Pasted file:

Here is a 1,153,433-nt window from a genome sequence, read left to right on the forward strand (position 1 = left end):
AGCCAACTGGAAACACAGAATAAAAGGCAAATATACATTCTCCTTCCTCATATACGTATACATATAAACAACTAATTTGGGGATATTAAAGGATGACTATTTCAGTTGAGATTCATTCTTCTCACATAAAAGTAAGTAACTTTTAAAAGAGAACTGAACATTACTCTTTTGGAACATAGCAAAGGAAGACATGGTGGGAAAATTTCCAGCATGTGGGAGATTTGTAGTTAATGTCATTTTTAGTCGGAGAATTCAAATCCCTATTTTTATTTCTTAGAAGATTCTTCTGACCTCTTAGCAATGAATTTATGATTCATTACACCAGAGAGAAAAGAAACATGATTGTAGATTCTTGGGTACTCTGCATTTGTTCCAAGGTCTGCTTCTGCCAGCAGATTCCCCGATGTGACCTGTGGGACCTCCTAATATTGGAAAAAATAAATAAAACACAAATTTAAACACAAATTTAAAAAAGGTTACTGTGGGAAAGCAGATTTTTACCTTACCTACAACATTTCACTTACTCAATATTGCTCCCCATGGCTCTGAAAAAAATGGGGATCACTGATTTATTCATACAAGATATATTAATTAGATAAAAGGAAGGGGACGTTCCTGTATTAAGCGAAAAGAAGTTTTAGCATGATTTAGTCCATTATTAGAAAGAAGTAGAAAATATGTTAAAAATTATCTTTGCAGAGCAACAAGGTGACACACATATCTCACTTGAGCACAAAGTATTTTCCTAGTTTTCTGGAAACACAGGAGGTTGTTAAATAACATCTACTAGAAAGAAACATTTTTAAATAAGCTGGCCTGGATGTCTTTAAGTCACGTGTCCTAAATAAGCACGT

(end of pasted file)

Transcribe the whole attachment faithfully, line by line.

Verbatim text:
Here is a 1,153,433-nt window from a genome sequence, read left to right on the forward strand (position 1 = left end):
AGCCAACTGGAAACACAGAATAAAAGGCAAATATACATTCTCCTTCCTCATATACGTATACATATAAACAACTAATTTGGGGATATTAAAGGATGACTATTTCAGTTGAGATTCATTCTTCTCACATAAAAGTAAGTAACTTTTAAAAGAGAACTGAACATTACTCTTTTGGAACATAGCAAAGGAAGACATGGTGGGAAAATTTCCAGCATGTGGGAGATTTGTAGTTAATGTCATTTTTAGTCGGAGAATTCAAATCCCTATTTTTATTTCTTAGAAGATTCTTCTGACCTCTTAGCAATGAATTTATGATTCATTACACCAGAGAGAAAAGAAACATGATTGTAGATTCTTGGGTACTCTGCATTTGTTCCAAGGTCTGCTTCTGCCAGCAGATTCCCCGATGTGACCTGTGGGACCTCCTAATATTGGAAAAAATAAATAAAACACAAATTTAAACACAAATTTAAAAAAGGTTACTGTGGGAAAGCAGATTTTTACCTTACCTACAACATTTCACTTACTCAATATTGCTCCCCATGGCTCTGAAAAAAATGGGGATCACTGATTTATTCATACAAGATATATTAATTAGATAAAAGGAAGGGGACGTTCCTGTATTAAGCGAAAAGAAGTTTTAGCATGATTTAGTCCATTATTAGAAAGAAGTAGAAAATATGTTAAAAATTATCTTTGCAGAGCAACAAGGTGACACACATATCTCACTTGAGCACAAAGTATTTTCCTAGTTTTCTGGAAACACAGGAGGTTGTTAAATAACATCTACTAGAAAGAAACATTTTTAAATAAGCTGGCCTGGATGTCTTTAAGTCACGTGTCCTAAATAAGCACGT